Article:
Let me say up front that I think Russell was profoundly wrong. These things are very far from ‘not quite beyond dispute’ or ‘nearly certain’. Indeed, they can be shown with reasonable certainty to be false. Russell’s view is based on the idea that we are the result of chance – ‘the accidental collocations of atoms’, as he puts it – and, importantly, that our being is indeed made up of those atoms alone. This is the doctrine of philosophical materialism, or physicalism. It is one of the best kept secrets in modern philosophy (though it is starting to get out a bit more) that physicalism is in dire trouble as a doctrine. All the best philosophers of mind, such as David Chalmers and Colin McGinn, have been edging away from it in various ways for decades now, though so powerful is the pull of intellectual orthodoxy (as exemplified these days by such people as Richard Dawkins and Daniel Dennett) that they usually can’t quite bring themselves to make a clean break. For anyone interested in following up these matters in detail, I can highly recommend Irreducible Mind: Towards a Psychology for the 21st Century, ed. Kelly & Kelly.

The technical details are too involved to go into here, but essentially the nature of mind, and what it has been empirically demonstrated to be capable of doing, render Russell’s view untenable. Moreover, the intrinsic extreme unlikelihood that a universe such as ours could come about completely by chance has been demonstrated beyond doubt since Russell’s time. So many things about how the universe started up turn out to have been necessarily exactly as they were and are in order for there to be a universe at all, or for stars, planets, life or intelligence itself to show up. Among these are the precise strengths of the various fundamental physical forces, such as the weak and strong nuclear forces and gravity, and various other constants. So decisive is this case that those who still claim that we are an accident are reduced to claiming that there are infinitely many universes, and that we are in the one that just happened to turn out this way! This doctrine of the multiverse should be seen for what it is – a desperate and utterly unconvincing ploy to save a failing doctrine, the very doctrine that must be true if there is to be any substance to the idea that we are insignificant!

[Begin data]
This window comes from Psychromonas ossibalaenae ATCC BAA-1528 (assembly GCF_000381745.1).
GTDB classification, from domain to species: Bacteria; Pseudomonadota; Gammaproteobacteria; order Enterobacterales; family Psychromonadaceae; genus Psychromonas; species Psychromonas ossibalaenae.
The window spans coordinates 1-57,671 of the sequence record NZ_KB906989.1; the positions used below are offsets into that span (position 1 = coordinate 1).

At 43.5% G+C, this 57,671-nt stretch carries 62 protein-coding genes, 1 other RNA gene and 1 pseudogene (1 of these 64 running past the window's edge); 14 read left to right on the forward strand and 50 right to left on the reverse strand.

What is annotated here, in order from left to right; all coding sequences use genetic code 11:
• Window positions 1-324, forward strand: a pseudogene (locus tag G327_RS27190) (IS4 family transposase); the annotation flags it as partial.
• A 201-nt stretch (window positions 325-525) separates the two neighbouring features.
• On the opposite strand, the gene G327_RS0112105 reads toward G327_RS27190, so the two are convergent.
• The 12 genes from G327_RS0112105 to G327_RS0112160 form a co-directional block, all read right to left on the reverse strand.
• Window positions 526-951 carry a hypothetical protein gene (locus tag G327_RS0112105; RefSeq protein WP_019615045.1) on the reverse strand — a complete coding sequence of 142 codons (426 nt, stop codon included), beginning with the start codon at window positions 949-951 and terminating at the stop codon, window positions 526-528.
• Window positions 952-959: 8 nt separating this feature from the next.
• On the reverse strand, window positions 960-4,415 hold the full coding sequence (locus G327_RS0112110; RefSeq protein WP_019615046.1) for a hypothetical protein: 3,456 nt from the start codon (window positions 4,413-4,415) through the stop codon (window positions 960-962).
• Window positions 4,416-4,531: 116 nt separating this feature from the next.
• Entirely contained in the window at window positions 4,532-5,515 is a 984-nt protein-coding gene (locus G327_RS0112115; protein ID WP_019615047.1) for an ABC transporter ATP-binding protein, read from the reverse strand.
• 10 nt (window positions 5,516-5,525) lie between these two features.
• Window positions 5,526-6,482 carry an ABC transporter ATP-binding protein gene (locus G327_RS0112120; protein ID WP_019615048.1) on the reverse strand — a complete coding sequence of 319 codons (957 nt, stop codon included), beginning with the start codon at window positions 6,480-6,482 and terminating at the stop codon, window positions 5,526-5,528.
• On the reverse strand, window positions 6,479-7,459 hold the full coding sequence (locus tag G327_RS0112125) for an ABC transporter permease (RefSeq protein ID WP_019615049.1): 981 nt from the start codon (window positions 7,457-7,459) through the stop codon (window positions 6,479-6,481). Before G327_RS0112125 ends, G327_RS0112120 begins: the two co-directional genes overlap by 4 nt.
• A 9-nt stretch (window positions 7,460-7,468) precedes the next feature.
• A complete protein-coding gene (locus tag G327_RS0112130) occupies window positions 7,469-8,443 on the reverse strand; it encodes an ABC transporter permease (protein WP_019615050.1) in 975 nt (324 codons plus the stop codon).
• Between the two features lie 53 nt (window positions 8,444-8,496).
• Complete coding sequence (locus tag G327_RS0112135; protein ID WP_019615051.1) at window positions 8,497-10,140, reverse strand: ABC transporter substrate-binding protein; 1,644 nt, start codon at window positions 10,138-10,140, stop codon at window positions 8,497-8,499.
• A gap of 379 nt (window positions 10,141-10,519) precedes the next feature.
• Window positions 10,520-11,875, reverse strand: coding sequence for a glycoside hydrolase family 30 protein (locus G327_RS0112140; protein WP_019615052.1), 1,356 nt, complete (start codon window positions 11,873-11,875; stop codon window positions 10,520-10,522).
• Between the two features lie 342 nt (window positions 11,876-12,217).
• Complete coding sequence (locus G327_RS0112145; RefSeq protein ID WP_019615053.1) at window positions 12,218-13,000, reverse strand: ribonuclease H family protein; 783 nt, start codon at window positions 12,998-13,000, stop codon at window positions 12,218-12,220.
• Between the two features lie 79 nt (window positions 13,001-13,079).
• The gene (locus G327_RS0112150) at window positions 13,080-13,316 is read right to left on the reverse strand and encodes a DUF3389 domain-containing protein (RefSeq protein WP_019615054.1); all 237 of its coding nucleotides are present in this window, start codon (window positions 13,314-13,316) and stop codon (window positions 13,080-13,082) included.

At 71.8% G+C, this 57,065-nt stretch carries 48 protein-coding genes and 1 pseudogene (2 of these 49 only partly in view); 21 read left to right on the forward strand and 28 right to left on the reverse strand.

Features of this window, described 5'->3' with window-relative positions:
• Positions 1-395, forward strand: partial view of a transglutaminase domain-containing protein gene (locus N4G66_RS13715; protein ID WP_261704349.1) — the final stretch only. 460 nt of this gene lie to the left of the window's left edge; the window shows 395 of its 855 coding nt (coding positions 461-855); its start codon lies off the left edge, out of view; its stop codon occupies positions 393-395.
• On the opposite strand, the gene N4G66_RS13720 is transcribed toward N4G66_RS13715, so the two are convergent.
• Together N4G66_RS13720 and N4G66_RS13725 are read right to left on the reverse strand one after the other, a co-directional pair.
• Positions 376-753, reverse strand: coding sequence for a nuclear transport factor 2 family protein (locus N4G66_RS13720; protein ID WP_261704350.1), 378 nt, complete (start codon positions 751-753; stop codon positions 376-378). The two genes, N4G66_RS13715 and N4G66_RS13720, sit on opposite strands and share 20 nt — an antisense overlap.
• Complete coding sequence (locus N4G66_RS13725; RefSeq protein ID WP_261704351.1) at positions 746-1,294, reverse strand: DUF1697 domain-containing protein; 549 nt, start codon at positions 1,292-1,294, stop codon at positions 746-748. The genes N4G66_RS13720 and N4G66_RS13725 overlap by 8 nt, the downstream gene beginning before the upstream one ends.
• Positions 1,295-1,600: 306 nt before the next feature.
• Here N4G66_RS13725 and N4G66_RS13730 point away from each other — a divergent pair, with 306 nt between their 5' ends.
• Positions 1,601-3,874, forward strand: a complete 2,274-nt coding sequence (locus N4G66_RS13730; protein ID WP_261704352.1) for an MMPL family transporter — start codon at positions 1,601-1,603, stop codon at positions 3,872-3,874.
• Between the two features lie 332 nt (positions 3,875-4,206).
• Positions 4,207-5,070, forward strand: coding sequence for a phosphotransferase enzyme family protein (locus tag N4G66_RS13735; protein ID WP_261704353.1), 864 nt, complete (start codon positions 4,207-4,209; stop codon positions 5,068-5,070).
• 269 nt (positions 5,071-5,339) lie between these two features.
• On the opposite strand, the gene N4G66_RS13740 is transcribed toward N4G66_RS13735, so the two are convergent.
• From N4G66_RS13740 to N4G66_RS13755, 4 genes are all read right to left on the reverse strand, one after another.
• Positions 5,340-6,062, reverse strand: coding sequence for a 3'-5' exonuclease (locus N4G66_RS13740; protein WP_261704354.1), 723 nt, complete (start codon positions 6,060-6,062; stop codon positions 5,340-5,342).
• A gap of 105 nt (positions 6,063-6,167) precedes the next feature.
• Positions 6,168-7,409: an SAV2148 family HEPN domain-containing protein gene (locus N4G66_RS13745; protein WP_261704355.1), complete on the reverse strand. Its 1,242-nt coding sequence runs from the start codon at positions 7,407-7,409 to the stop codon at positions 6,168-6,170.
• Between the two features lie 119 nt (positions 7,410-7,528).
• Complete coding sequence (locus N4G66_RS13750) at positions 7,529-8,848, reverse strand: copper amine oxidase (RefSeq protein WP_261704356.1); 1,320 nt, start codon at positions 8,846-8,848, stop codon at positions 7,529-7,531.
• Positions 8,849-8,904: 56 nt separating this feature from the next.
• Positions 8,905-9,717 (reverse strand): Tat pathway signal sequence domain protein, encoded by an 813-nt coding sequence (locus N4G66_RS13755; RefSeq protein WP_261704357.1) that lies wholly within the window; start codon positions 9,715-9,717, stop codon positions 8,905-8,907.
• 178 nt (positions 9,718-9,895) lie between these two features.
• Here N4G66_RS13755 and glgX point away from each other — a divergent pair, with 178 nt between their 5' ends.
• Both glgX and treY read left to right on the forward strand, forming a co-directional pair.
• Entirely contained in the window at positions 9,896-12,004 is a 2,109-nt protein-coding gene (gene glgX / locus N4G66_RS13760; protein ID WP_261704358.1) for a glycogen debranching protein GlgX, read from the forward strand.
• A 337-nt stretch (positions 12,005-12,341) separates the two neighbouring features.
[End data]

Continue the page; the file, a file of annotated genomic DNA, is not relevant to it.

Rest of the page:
So, I am maintaining that there is no reason to deny, and much reason to affirm, that we are actually significant in the universe, contrary to widespread and usually casual assumption in our time. The precise implications of this are a rather different matter, and I would hasten to point out that they by no means amount to an automatic endorsement of any traditional religious or spiritual doctrine. Indeed, a religion or spirituality that fully honours the many scientific and philosophical discoveries of modernity will necessarily look quite different from, say, the Western medieval world view mentioned earlier. Immanuel Kant’s philosophy wrestled, not altogether successfully, with the beginnings of articulating such a new outlook, so rather than Russell’s supposedly tough-minded rejection of our ultimate significance, I endorse the attitude of the following sentiments:

Two things fill the mind with ever new and increasing admiration and awe, the more often and steadily reflection is occupied with them: the starry heaven above me and the moral law within me.(Immanuel Kant: Critique of Practical Reason: 5 161-2)